Wednesday, April 9, 2014


Well, time for a couple of stories -- encounters along the way.  This is one of the great pleasures of the Camino.  Most every day we meet someone new, have a good conversation, and bid each other "buen Camino!" and part.  Perhaps we will see them again, perhaps not (though it is surprising how often we run into each other again...).

But sometimes our encounters are not with other pilgrims.  The two pictures above, for instance, are of a camp in a particularly bleak section of the Meseta just before Astorga.  It was sunny, but very windy and quite cool.  And there in the bald open, tacked on to a ruined stone building, is a camp in which David has lived for the past five years.  Andre (I think is his name) had joined him for a time.  There is no water, running or otherwise.  No power.  But David has lived here, providing rest and free refreshments for passing pilgrims, for five years now.  His camp is beginning to be noted in guidebooks.  David and Andre are very friendly (and the ladies tell me they are very good looking), they make great toast with olive oil and herbs, and I have no idea how they are supported.  But it is quite something to have such hospitality (and they absolutely refuse any payment) in such a bleak barren spot.

A few days later we were walking in El Bierzo, one of Spain's wine and agricultural districts.  We thought it felt a lot like the Okanagan!  As we walked down a road, an older man on a bicycle stopped to talk with us.  He was, as he rode, listening to a MP3 with english lessons on it, and was eager for some practice.  He told us to be careful, in Spain, to walk on the LEFT side of the road (safer) and asked how we liked Spain.   We said we love it --  as we do.  And then we talked a bit (here our language limitations hindered us) about what has happened in Spain.  It used to be so prosperous, he said -- everyone with a job, a home, a car...  And now the banks have taken them all from many.  25% unemployment or higher.

Why does this kind of crash happen, and who is served by this kind of crash?  Why is it not better for people to stay in their homes, even if for a time they cannot make the payments, than for them to sit empty, repossessed by a bank?  I am afraid that our economic system is not serving the well-being of people, but something else...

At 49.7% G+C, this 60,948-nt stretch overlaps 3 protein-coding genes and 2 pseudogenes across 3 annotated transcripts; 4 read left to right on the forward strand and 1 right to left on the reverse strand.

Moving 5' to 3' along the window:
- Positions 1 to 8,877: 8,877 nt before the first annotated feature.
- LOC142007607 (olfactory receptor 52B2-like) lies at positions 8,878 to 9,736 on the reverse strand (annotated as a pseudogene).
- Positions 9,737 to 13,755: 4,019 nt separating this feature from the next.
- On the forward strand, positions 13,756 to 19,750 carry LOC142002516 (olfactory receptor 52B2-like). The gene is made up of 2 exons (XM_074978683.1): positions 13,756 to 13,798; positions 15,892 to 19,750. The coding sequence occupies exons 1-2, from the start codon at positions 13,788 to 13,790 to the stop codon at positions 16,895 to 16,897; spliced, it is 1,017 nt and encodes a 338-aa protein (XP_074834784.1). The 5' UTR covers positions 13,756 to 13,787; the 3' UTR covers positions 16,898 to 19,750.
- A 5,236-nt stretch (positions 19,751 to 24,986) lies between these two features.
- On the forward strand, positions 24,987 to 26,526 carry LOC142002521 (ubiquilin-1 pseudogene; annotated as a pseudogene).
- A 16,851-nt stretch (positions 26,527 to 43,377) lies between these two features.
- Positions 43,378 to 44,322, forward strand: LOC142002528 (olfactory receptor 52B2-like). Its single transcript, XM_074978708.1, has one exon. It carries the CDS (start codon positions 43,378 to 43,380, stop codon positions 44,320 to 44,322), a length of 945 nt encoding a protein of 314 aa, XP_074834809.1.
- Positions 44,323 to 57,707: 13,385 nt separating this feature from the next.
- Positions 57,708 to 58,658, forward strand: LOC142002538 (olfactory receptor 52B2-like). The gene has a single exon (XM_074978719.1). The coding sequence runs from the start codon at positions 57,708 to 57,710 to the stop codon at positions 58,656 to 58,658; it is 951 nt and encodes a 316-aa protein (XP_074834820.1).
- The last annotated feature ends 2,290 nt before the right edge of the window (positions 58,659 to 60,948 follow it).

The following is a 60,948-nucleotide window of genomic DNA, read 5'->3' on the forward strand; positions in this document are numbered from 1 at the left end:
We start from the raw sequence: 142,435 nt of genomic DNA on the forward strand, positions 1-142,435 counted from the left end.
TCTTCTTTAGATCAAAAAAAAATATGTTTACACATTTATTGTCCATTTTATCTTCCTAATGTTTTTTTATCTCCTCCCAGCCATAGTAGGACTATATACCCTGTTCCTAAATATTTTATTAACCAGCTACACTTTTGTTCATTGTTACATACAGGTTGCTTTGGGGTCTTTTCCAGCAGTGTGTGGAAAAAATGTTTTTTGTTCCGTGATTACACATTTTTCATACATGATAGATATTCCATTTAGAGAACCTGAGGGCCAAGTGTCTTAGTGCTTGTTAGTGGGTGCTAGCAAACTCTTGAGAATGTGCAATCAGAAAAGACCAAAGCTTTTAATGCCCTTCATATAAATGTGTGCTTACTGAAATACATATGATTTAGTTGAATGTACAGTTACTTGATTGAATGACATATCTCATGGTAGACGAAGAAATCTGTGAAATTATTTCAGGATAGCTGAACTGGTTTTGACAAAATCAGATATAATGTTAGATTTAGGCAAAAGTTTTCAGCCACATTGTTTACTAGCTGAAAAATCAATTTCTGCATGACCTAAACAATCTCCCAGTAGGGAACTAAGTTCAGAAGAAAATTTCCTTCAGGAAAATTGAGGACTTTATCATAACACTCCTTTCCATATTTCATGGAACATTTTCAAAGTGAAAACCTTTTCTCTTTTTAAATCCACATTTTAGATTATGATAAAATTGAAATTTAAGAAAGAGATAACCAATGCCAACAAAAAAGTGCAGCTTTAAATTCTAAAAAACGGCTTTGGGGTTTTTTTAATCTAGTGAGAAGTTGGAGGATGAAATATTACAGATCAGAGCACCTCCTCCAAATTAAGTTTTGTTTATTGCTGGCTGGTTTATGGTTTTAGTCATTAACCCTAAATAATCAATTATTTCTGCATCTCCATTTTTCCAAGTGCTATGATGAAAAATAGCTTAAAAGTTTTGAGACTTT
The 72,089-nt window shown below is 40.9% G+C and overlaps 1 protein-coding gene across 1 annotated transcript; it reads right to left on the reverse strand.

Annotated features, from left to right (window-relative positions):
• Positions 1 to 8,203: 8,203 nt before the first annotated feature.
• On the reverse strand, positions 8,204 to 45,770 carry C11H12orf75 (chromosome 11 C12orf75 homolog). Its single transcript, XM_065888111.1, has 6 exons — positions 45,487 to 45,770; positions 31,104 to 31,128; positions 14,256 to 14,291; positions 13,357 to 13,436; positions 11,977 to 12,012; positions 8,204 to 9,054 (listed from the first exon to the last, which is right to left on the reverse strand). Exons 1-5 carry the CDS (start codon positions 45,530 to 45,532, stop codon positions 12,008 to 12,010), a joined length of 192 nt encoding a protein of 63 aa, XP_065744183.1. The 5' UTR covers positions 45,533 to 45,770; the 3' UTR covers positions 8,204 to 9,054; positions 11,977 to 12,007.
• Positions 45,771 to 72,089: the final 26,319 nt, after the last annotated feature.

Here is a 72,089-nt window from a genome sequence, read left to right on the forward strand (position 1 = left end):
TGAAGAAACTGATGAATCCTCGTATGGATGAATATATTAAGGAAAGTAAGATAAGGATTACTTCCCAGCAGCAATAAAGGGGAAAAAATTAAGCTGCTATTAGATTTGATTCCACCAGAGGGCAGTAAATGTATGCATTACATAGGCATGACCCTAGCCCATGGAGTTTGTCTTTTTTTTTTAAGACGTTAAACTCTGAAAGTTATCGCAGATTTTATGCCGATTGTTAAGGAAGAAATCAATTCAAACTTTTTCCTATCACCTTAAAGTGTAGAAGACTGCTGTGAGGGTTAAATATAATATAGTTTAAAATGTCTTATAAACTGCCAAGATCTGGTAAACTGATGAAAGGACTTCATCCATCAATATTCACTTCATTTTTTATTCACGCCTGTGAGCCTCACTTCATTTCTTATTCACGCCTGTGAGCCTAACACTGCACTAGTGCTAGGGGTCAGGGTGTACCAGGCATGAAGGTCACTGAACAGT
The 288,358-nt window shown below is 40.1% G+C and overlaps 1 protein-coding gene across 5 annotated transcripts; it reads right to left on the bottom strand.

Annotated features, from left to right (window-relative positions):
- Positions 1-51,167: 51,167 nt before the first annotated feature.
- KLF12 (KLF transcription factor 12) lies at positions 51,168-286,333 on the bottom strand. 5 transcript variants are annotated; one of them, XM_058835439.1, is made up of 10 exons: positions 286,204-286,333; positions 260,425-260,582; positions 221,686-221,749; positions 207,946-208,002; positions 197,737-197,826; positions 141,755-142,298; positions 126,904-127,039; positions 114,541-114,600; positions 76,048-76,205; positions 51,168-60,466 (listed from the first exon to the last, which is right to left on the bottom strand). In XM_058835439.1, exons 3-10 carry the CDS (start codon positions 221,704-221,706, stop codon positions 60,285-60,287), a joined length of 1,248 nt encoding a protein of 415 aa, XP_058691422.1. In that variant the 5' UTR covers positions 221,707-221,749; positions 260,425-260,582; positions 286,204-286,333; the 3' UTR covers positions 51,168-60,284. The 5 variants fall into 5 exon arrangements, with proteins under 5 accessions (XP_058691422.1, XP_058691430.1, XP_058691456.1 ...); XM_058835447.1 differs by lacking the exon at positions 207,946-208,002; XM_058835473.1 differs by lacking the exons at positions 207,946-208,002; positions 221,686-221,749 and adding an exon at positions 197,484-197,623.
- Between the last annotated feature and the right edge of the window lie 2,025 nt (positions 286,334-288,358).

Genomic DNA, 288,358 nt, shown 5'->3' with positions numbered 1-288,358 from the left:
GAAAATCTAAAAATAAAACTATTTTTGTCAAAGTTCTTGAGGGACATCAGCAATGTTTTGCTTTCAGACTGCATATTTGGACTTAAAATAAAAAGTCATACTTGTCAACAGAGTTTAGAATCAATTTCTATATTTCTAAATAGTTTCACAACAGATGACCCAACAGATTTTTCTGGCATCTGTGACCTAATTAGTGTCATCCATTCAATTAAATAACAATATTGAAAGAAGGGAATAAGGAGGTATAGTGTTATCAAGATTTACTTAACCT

When he had to get back on his bike and go (he was on his way to see his grandchild!) he wished us well, shook our hands, and said a heartfelt "welcome to Spain."  It was actually a very moving moment.  He meant it.

And later, still in El Bierzo.  It has been wet, and the roads are muddy -- particularly the farm tracks.  We came upon a fairly tiny elderly woman and a young man in a small red car -- stuck deeply in the reddish mud between two vineyards.  Mud or snow, we figured Canadians are usually skilled in getting cars unstuck!   So we pitched in.   After about fifteen minutes of work, we had the car out.  Yes, we got a bit muddy, but our reward was seeing the relieved smiles on the woman and they young man.  I think without us they would have been at it a long, long time.

Later, as we plodded up a path and they turned onto the paved road, they honked several times and waved...

Small things, but they can be meaningful.  We have found folks here quite welcoming and kind.  Next time I want to have better Spanish...  

One more story.  I was sitting in a bar, having met Tim, one of my favorite pilgrims.  We were talking, as we drank some wine in the afternoon, and the conversation turned to feet.  Tim was having trouble -- bad enough that his toes had begun to bleed.  The bartender said gently, "I can help you with that."  We looked at him.  He ws a young fellow -- fairly good English.  "I'm a podiatrist."  We continued to look, not sure what to make of this.  "I know," he said, "a bartender.  But this is a family business, my office is in the back, so I tend bar sometimes between patients.  I can see you now if you like."  So this guy took Tim back to his office, and after a while, Tim came hobbling out.  "It's true!  Hurt like heck, but I think he's fixed me up.  His office -- tools, plaques, it's all there."  Later, a fellow who might have been the podiatrist's father came behind the bar.  Asked us if we wanted another.  I said no, Tim wanted a gin and tonic.  "Nope," said the father, "you want some of this."  (his English was not so good, so I'm taking some license)  And he pulled out a bottle of local white wine.  Poured us both some, gave us some of the best olives I've had, and continued a conversation.   Lots of fun.  And he charged us, in the end, what seemed like quite a bit too little.

People are great!



  1. "Quite a Bit Too Little" - the title of something that emerges from this pilgrimage, I'm thinking....